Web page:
During the Civil War, on October 22, 1861, Caudill organized and commanded “Caudill’s Army” which became Company F of the 5th Kentucky Infantry and then later the 13th Kentucky Mounted Calvary. These were the men from Letcher County, Kentucky. They would be nicknamed the “Yahoos”. They disbanded at Hazel Green, Kentucky, on October 20, 1862 under the orders of Brigadier General Humphrey Marshall. The men were given a choice of honorable discharge, reenlist in a new regiment, or transfer to a cavalry regiment.

The 10th Kentucky Mounted Rifles

In November 1862, Colonel Caudill would once again muster his men to join the 10th Kentucky Mounted Rifles. Caudill’s Army would always be a formation of the Army of Tennessee. There would be times that this army would be under the command of General John Hunt Morgan.

The Battle of Leatherwood, Kentucky

The Battle of Leatherwood sign.   The photographer is unknown
The Battle of Leatherwood sign. The photographer is unknown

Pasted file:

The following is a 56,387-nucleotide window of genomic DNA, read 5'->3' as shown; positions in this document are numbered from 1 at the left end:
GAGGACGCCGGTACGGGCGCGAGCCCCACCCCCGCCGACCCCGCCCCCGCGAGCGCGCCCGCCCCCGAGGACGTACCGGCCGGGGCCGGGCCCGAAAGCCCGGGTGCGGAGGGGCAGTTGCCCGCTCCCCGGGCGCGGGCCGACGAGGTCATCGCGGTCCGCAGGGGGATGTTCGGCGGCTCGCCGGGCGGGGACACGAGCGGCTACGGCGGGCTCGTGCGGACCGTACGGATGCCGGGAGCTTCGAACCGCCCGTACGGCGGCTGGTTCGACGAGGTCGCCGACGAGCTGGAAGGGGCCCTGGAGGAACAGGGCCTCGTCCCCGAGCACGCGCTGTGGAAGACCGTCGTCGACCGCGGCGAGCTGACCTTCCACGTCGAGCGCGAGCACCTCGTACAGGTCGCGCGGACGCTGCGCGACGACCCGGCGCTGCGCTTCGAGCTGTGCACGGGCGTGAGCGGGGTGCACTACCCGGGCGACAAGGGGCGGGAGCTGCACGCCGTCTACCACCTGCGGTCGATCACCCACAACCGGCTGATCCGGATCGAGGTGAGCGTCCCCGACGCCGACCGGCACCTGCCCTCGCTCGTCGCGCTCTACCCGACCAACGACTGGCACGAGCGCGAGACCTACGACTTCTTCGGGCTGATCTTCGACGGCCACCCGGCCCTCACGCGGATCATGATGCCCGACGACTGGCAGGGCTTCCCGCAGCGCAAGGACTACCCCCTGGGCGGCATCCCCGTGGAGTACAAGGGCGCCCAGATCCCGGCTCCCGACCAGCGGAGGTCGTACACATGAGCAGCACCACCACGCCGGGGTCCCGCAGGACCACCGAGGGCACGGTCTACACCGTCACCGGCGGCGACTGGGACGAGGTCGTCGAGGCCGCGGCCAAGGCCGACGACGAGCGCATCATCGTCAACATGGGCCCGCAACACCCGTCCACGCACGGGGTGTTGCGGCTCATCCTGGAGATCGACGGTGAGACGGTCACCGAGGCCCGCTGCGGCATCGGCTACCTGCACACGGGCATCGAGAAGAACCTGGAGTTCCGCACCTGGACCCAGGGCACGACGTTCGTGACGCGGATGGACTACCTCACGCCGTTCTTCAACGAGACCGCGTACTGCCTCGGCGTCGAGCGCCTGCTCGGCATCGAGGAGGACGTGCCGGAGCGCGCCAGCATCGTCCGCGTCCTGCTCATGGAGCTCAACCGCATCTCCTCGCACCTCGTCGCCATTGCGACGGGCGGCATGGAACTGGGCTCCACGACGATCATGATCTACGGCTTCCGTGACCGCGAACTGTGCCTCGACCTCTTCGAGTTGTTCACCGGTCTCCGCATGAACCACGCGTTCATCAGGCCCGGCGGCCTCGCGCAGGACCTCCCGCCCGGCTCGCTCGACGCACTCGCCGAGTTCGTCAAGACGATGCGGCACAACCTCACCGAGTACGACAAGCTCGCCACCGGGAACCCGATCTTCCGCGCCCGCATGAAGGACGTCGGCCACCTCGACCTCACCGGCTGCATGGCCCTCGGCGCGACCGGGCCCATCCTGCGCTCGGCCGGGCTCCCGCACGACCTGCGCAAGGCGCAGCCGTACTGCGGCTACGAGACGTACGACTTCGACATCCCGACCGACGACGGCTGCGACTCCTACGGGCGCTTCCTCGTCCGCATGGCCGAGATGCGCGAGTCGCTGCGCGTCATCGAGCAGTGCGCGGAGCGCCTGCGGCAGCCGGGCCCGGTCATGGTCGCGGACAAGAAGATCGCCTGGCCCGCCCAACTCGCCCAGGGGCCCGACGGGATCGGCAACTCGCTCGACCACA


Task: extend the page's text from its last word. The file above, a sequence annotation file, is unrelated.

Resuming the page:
On October 19, 1862, Captain David J. Caudill and his men from Company B of the 10th Mounted Rifles were guarding a salt works in Leatherwood, Kentucky. The production of salt was very important to the economy of the area at that time.

Captain George Morgan and Lieutenant Clabe Jones with their Harlan County Battalion came toward Leatherwood to attack the guarding Confederates. They took their positions across a creek from the guards and opened fire.

Shots were fired and several of the men from the 10th Mounted Rifles were wounded. A battle ensued and lasted several minutes. The 10th Mounted Rifles quickly retreated to Whitesburg, Kentucky because they had lost their position.

Capture

During the Battle at Salt Works near Gladesville, Virginia, on July 7, 1863, Colonel Caudill and most of his men were captured. He was considered one of the “Immortal 600” as he a prisoner exchange on August 3, 1864. He returned to his command on September 17, 1864.

The Battle of Marion, Virginia

The Battle of Marion road sign.  The photographer and date is unknown.
The Battle of Marion road sign. The photographer and date is unknown.

December 17th through the 18th of 1864 Major General George Stoneman who was in command of the Union Army in Kentucky and Tennessee raided Southwestern Virginia. The goal was to destroy all facilities and supplies that the Confederate Army had use of.

Major General John C. Breckinridge was the commander of the Department of Southwest Virginia. He called into action the 10th Kentucky Mounted Rifles, “Caudill’s Army”, as the front regiment against the forces of Major General Stoneman.